The labeling of yoga classes by name (dynamic, hatha, vinyasa, etc) and level is a relatively recent addition to the yoga landscape, aiming to give more information to students about what kind of experience they should expect. In general, some type of naming convention works well to differentiate one class from another, especially when it is a word that is easily understood among the yoga community (eg. restorative, vinyasa, Iyengar). Even for someone new to yoga, they can at least call the studio or look online to build a clearer picture of what they may be getting themselves into. It is with the introduction of numbers to approximate the level of difficulty, however, that confusion tends to arise.
For one thing, what is difficult for one body is not for another. We all have different body types, constitutions and practice abilities based on many variables that make it difficult to create an objective view of a class ‘level’. Then there are differences between studios and their notions of what makes a class beginner, intermediate or advanced; in fact, even within one studio there may be a great disparity between classes that carry the same label. Finally, the 3-level rating system does not exist solely in London, but rather, is used on several continents that continue to push the boundaries of the physical practice. In a city like London where there are many transplants from North America, Australia and Asia, for example, the numerical system is that it can be misleading.
Today I had this type of misleading experience. I headed to a class at the Life Centre, Notting HillÂ (I vow to next week begin to venture further afield once new nanny settles in), and chose the class based on two pieces of information: 1.5 hour practice, level 2-3.
The teacher, Catriona Brokenshire, was friendly, relaxed and quirky, leading us through a long, perhaps half hour warm up that was interestingly woven together complete with some subtle backbending, twisting and balances. What followed was approximately five minutes of sun salutations, a handful of more static standing postures, leading to three to five seated postures as the cool down commenced. All in all, it was a gentle class that may have been delightful for a someone seeking level 1-2 class; however, as a level 2-3 class I left feeling like I had a severe itch that needed scratching.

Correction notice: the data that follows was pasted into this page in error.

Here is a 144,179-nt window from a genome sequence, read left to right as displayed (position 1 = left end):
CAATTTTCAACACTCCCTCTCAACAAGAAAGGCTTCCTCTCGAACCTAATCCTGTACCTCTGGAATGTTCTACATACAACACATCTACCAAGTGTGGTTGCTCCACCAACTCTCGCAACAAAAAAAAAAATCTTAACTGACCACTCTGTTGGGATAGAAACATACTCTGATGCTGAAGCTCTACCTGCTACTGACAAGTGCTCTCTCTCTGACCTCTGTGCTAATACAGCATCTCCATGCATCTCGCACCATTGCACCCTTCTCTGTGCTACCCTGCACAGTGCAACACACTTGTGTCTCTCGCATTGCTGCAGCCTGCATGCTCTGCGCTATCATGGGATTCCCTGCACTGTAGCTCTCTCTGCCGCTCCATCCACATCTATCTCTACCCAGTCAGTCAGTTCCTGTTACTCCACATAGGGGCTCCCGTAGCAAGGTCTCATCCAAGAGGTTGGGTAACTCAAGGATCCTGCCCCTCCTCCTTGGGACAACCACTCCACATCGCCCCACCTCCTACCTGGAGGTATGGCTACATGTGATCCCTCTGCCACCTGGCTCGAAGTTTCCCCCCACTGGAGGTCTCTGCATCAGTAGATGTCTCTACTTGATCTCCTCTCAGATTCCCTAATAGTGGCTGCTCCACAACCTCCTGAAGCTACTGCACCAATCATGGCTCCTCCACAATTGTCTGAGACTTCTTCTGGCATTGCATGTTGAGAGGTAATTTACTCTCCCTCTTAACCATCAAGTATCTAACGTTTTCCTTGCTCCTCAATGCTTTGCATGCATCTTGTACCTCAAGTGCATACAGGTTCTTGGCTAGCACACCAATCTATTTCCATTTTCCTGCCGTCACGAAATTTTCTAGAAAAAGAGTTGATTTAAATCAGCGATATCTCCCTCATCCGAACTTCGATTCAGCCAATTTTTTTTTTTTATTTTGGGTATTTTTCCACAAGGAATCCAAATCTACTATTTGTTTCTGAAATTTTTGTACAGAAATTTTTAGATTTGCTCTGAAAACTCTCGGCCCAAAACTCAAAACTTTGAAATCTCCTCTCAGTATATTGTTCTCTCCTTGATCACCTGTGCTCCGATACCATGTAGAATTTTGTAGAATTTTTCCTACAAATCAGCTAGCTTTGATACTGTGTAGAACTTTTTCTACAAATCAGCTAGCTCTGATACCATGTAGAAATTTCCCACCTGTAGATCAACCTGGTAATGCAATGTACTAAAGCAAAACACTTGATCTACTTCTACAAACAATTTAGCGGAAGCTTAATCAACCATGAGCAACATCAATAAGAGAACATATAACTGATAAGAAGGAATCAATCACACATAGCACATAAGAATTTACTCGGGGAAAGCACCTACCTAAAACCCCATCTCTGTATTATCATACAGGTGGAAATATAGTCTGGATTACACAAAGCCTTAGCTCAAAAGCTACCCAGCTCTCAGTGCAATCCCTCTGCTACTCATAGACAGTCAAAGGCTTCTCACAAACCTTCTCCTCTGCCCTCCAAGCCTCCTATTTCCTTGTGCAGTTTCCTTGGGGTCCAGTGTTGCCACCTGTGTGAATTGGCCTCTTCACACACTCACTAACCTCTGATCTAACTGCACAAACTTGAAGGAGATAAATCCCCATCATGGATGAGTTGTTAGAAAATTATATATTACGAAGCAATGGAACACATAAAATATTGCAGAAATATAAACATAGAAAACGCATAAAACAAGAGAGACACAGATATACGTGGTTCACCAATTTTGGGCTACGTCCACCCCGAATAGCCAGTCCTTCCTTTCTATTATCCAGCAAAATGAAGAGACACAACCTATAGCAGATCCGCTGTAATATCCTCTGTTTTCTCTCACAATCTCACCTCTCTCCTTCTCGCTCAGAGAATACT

Some people say that regardless of what you think you want, you always get what you need. If that is the case, perhaps this was the universe’s way of telling me to slow down and relax into the moment (which admittedly, has been rather full-on for the past month); to let go of my personal practice to be in the arch of the yoga challenge. However, for someone with limited time and opportunity to practice, it can be frustrating and disappointing to not have a fulfilling in-class experience. This is part of the challenge of the yoga challenge; to take it in, make note of the class and how I respond to it, communicate it as objectively as possible while still honoring my subjective experience…and let it go…